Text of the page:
State set to give food stamps to wealthier people | State policy

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Up to 150,000 households that would otherwise not qualify – some with six-figure wages – are expected to apply for food stamps as qualifications are relaxed to help recovery from Hurricane Ida.

Louisiana has 832,088 people in 401,531 households already receiving food stamps. That’s about 18% of the state’s 4.6 million people participating in the Supplemental Nutrition Assistance Program, or SNAP, because of their low income: $ 34,452 gross per year for a family of four. . SNAP beneficiaries are covered and receive $ 680 per month for groceries – the amount increases by $ 835 on October 1 – so they do not need to enroll in the disaster coverage program.

In the event of a disaster, the US Department of Agriculture extends the rules, as the agency is expected to do this week, to make these benefits accessible to high-income households.

Called D-SNAP, the objective is to help more bourgeois households. Louisiana’s median income is $ 51,073 per year. But the rules are tied to the amount of hurricane damage a survivor suffered, so virtually anyone at all income levels could be eligible based on the amount of damage suffered and their circumstances. individual.

People receiving food stamps in Louisiana will see their benefits increase – about $ 155 more for a family of four – starting October 1, because o…

Because the qualifying formula reduces gross income by the damage fee amount, the State Department of Child and Family Services, called DCFS, cannot say how many wealthy people have qualified in the past. .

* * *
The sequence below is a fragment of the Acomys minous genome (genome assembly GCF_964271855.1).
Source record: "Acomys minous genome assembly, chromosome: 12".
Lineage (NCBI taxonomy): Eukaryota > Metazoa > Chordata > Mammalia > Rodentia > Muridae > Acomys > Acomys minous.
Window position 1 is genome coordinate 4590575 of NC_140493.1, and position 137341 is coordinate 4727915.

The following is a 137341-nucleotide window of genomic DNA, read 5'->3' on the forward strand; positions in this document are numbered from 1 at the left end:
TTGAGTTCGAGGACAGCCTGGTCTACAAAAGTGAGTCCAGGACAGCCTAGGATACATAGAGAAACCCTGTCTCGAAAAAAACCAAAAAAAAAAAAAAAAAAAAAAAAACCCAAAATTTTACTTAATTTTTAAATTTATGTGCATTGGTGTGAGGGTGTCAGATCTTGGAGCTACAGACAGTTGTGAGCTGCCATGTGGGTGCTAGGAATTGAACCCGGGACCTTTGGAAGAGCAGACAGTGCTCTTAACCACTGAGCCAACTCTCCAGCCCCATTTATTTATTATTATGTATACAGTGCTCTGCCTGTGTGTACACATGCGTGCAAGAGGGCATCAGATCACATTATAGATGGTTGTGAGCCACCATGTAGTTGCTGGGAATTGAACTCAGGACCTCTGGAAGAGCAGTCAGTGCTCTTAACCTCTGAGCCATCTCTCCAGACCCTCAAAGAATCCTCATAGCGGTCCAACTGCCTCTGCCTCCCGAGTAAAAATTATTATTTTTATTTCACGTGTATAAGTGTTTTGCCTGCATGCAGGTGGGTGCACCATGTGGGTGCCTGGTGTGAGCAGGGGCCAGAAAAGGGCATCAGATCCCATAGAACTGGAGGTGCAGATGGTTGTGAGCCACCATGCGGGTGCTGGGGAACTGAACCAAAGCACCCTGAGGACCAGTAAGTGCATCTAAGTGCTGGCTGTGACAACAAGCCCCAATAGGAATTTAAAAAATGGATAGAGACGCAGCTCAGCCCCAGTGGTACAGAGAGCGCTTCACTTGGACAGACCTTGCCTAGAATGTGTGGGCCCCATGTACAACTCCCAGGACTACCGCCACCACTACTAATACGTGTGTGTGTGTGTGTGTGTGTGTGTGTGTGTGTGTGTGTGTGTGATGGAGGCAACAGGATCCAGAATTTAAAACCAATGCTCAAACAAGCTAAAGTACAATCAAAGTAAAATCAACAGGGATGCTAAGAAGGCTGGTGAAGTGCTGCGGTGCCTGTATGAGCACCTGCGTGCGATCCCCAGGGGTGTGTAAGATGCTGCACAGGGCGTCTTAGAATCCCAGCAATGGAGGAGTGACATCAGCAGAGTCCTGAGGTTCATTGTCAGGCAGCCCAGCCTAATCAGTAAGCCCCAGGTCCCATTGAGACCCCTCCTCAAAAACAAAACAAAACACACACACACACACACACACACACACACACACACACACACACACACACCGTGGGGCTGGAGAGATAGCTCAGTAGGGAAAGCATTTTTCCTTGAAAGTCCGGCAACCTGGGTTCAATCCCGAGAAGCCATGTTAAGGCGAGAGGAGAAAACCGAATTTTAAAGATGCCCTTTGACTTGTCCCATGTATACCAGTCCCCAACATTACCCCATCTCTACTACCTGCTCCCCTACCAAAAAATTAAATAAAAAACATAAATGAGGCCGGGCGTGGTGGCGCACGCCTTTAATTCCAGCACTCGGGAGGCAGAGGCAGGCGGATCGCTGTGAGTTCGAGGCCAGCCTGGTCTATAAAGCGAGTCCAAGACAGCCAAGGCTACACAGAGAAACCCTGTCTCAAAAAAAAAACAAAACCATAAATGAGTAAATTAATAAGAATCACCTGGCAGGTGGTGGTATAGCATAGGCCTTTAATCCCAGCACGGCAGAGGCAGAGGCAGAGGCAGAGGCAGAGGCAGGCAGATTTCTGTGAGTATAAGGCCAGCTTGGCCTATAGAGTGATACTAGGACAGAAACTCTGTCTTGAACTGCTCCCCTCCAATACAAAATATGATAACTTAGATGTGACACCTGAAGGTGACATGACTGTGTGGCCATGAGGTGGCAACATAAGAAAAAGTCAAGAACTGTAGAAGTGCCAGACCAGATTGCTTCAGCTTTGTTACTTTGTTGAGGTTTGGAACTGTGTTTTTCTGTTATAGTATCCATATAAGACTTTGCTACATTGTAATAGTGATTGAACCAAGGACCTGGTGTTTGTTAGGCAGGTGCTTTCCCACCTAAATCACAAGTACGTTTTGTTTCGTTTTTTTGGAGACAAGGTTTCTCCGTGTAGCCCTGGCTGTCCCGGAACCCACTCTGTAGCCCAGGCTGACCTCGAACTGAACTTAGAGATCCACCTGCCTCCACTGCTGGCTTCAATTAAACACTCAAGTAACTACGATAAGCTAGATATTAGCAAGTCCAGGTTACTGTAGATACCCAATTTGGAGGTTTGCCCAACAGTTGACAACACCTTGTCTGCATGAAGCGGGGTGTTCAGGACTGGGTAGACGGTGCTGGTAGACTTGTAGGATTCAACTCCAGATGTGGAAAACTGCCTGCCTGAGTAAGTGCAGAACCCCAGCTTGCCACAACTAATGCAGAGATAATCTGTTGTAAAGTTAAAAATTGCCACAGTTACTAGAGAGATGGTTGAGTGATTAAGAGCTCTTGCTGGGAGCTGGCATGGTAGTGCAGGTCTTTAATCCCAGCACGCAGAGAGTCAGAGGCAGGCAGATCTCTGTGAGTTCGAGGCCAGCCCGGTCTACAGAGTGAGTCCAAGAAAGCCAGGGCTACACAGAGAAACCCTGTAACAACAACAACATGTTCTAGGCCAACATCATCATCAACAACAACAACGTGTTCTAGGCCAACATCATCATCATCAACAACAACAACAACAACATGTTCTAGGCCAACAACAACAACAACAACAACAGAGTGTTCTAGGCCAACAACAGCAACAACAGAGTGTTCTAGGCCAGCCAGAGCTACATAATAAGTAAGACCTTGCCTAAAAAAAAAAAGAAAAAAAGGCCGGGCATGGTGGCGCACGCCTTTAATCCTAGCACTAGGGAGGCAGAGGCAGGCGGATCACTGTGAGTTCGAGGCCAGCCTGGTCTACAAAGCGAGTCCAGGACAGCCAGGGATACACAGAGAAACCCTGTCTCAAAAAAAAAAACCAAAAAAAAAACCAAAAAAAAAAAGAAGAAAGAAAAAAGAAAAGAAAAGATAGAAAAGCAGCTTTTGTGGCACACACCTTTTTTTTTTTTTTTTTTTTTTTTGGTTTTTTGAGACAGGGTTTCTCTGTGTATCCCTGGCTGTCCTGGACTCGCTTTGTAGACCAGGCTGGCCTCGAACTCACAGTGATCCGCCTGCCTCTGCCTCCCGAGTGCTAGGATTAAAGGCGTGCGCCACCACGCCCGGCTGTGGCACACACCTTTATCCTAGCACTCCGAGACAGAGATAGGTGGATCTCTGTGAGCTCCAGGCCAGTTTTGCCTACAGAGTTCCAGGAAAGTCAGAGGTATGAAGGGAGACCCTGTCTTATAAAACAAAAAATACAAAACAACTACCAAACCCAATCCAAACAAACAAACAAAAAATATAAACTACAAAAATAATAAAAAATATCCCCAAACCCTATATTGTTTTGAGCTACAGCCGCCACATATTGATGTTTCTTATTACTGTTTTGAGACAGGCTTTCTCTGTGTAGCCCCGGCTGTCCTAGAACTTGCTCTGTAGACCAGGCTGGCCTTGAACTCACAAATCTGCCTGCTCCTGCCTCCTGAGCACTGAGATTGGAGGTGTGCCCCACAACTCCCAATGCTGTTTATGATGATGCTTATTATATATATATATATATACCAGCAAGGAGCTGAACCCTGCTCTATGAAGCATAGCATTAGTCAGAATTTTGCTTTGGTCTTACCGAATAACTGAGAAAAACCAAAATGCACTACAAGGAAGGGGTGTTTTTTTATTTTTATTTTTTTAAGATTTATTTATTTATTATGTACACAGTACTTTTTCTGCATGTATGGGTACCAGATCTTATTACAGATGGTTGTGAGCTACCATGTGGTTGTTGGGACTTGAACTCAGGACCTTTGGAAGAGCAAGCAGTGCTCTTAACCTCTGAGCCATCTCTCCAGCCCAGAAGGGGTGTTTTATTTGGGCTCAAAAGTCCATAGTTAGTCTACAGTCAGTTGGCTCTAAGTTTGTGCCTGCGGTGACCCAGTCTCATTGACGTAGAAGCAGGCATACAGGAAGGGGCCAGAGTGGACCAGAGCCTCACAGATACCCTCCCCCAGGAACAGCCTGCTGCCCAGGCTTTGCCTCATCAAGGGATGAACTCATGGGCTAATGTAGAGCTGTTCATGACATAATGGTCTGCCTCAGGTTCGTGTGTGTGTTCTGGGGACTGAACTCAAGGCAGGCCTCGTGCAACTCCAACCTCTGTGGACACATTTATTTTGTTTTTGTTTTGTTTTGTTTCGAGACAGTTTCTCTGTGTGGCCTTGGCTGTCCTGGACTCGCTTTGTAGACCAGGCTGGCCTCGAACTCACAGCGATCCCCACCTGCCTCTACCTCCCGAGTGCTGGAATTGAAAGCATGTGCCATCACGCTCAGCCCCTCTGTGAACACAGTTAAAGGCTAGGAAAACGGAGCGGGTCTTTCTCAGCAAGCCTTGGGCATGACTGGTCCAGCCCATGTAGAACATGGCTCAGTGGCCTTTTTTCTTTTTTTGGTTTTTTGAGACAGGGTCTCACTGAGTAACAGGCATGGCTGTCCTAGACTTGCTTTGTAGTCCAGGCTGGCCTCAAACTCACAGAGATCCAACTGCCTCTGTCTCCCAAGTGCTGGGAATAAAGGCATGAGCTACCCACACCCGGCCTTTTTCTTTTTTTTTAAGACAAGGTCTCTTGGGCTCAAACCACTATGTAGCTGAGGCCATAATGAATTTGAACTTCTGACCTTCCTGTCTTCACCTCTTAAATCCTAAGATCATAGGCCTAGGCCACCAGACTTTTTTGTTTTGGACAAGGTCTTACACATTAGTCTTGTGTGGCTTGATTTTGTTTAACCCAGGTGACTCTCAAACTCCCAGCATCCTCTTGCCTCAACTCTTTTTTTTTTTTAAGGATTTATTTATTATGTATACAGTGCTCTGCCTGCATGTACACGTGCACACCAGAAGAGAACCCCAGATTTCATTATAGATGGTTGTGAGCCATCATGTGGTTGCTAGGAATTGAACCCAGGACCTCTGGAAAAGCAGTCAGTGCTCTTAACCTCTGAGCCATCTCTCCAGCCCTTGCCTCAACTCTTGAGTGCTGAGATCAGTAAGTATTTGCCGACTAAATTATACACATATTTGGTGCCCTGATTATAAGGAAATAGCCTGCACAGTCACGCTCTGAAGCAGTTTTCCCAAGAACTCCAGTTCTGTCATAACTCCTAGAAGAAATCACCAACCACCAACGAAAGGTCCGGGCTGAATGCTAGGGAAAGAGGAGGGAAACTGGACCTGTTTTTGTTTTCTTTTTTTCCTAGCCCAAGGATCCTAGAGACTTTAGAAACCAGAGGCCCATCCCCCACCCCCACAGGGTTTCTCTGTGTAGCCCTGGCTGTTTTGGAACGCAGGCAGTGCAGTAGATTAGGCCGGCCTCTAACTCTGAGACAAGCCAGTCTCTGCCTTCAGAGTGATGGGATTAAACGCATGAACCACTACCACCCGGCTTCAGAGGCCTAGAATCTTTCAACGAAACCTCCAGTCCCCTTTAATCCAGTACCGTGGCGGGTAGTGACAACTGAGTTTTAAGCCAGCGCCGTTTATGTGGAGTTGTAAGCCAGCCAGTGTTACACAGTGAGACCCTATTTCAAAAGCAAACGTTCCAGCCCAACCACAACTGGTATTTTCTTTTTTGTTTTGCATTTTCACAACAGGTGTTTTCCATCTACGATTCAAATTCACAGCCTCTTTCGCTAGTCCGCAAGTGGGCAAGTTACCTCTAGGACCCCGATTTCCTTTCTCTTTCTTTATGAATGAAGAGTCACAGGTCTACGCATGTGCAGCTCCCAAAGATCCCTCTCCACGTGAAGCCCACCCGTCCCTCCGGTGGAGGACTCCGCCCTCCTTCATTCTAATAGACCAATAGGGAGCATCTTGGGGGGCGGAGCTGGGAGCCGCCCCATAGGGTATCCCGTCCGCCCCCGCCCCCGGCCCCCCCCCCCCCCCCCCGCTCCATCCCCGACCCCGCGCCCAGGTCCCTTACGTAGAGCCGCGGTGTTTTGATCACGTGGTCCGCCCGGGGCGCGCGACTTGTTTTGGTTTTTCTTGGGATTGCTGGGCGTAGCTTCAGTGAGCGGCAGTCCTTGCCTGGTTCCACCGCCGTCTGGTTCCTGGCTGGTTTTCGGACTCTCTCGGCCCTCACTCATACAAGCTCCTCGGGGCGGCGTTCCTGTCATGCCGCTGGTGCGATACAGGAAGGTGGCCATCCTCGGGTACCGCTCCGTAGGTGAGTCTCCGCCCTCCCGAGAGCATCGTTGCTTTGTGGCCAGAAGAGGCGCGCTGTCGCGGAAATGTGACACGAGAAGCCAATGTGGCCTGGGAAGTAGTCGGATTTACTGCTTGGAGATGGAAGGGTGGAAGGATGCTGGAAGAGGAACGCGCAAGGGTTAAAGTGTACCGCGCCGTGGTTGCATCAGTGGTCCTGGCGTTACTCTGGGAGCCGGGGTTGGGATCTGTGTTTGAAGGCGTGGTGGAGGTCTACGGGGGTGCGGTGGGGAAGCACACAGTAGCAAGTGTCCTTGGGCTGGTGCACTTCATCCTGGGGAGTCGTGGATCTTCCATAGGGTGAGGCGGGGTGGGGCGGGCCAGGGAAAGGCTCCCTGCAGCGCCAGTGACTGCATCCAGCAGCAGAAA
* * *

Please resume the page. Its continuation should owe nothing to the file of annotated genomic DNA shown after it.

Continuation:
“For someone earning a fairly high income but not having access to the income that is coming in now, let’s say their business was closed because of the storm and all of their other resources need to be put into the recovery, then they would probably be eligible, ”said Danny Mintz, director of safety net policy at the Baton Rouge-based Louisiana Budget Project, an organization that studies financial policies and advocates for low- and middle-income people.

“But the important message is that if they think they can win too much to qualify and have suffered losses and are struggling, it would be worth applying,” he added.

Last year, after Hurricane Laura, of 101,000 people who expressed interest, 31,707 households called to make a formal request. Of this number, 25,489 households, representing 52,927 people received D-SNAP.

The state’s Department of Children and Family Services is to estimate for the federal government how many households could apply following Hurricane Ida. The agency must also prepare for a tsunami of nominations once the USDA gives its final approval.

They looked at past experiences of not only Hurricane Laura, which hit southwest Louisiana last year, but also Hurricane Gustav and other storms that affected the same 25 parishes as Ida, as well as investigating the damage caused by the recent storm to make a best estimate of 150,000 applications. .

The agency trains around 700 employees to run a sophisticated computer program in which they will enter a multitude of income and expense numbers, press the button, and be able to immediately tell most applicants if they are eligible and for how much. The benefits are downloaded onto what looks like a credit card that pays for purchases at store cash registers. Cards are sent to D-SNAP recipients.